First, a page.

Provides information about buffer pool activity for the
specified database.



GET SNAPSHOT FOR DYNAMIC SQL
-

Returns a point
-
in
-
time picture

of the contents of the
SQL statement

cache for the database.




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You can create some simple scripts and schedule them to get periodic snapshots during your test cycles.


8.4.4

DB2BATCH

A benchmark tool called db2batch is provided in the sqllib/bin subdirectory of
your
DB2 installation.
This tool can read SQL

statements from either a flat file or standard input, dynamically describe and

prepare the statements, and return an answer set.

You can specify the level of performance
-
related
information supplied,

includin
g the elapsed time, CPU and buffer pool usage, locking, and other

statistics
collected from the database monitor. If you are timing a set of SQL

statements, db2batch also summarizes
the performance results and provides

both arithmetic and geometric means.
For syntax and options, type
db2batch
.

9.

Publications & Online Help

The following books
serve as reference material.


Information Units

Contents

Administration Guide:
Performance

SC09
-
4821


This book
contains i
nformation about
how to
configuring
and tuning
your database environment to

improve
performance
.

Database Performance
Tuning on AIX

SG24
-
5511
-
01

This
Redbook

contains hints and tips from experts that
work on RDBMS

performance every day. It also provides
introductions to general database layout

concept
s from a
performance point of view, design and sizing guidelines,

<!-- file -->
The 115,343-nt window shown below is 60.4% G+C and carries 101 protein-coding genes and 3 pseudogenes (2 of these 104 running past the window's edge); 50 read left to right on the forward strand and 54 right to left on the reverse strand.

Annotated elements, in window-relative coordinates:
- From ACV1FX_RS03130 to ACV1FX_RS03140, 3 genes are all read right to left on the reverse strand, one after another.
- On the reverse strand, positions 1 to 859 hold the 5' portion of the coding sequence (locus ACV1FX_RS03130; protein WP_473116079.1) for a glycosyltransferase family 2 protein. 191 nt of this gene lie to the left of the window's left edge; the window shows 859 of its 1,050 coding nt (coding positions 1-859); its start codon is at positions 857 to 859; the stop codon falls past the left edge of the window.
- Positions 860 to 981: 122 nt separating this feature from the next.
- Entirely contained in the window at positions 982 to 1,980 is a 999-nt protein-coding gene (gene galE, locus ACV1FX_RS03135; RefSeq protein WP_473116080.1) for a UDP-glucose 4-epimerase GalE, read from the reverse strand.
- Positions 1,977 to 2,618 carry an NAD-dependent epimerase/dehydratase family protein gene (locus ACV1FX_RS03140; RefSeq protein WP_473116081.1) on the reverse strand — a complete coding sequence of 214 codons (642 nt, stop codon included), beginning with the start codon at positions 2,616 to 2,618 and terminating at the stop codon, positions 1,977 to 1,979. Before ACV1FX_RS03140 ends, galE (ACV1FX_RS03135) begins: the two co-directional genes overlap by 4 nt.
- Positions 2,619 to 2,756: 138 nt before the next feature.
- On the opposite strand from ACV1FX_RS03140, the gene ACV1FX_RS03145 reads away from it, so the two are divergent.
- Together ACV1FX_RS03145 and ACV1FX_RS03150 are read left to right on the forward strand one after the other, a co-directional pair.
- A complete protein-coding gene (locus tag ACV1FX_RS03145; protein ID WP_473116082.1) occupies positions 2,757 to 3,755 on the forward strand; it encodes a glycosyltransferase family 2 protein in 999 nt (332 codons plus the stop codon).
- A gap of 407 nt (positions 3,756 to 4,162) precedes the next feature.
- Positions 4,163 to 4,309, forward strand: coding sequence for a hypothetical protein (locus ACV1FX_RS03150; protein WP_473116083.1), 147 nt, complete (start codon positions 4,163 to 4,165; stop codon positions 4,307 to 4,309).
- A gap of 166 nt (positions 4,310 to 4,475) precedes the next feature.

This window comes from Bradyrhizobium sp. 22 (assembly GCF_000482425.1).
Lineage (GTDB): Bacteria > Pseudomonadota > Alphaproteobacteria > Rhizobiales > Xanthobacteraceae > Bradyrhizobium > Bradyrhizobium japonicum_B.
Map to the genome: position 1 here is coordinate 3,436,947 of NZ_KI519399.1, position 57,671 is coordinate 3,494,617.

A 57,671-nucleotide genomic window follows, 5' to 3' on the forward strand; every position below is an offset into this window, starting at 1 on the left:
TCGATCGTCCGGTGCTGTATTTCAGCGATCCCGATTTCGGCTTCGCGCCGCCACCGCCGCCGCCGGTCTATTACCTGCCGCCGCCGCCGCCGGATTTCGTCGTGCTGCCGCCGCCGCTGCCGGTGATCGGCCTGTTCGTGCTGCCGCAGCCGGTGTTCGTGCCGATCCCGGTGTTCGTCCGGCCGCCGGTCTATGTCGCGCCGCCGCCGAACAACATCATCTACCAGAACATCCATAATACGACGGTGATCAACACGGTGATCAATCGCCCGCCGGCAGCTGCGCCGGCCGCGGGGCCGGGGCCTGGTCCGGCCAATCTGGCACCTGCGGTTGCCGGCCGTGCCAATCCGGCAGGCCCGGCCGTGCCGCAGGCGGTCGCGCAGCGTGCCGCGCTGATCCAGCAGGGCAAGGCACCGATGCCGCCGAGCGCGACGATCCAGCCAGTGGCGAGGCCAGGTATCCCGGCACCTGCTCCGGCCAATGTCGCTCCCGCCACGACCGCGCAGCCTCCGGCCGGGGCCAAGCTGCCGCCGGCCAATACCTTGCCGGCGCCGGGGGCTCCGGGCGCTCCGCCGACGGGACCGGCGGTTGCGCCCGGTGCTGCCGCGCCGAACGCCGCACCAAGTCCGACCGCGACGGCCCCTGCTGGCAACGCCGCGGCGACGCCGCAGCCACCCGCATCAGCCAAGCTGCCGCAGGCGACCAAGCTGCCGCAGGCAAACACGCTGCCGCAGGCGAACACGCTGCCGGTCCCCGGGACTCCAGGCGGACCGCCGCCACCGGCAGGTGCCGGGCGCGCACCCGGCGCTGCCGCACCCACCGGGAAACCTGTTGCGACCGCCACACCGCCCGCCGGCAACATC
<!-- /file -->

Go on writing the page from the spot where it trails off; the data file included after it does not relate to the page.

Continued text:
tuning

recommendations, and performance and tuning
information for DB2 UDB,

Oracle, and IBM Informix
databases.

DB2 UDB V7.1
Performance Tuning Guide

SG24
-
6012

This IBM Redbook will provide

you with guidelines for
system design,

database design, and application design
with DB2 UDB for AIX Version 7.1.

It
also discuss
es

the
methods that are available for performance analysis

and
tuning.



10.

Sizing



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The following s
preadsheets
are
p
rovide
d
in t
he Project Database
on an “as
-
is” basis
as samples
to assists
with
t
ablespace

and index sizing
, and DB2 memory utilization
.

1.

TBLDATA
-
zOS
.XLS
-

Spreadsheet to estimate space requirements for a table

on the mainframe

2.

INDXDATA
-
zOS
.XLS
-

Spreadsheet to estimate

space requirements for an index

on the
mainframe

3.

TBLDATA
-
dist
.XLS
-

Spreadsheet to estimate space requirements for a table

in the distributed
environment

4.

INDXDATA
-
dist
.XLS
-

Spreadsheet to estimate space requirements for an index

in the distributed
enviro
nment

5.

DB2UDBMEMORY.
XLS
-

a spreadsheet containing the estimated memory usage of the system


11.

Reference


12.

Addendum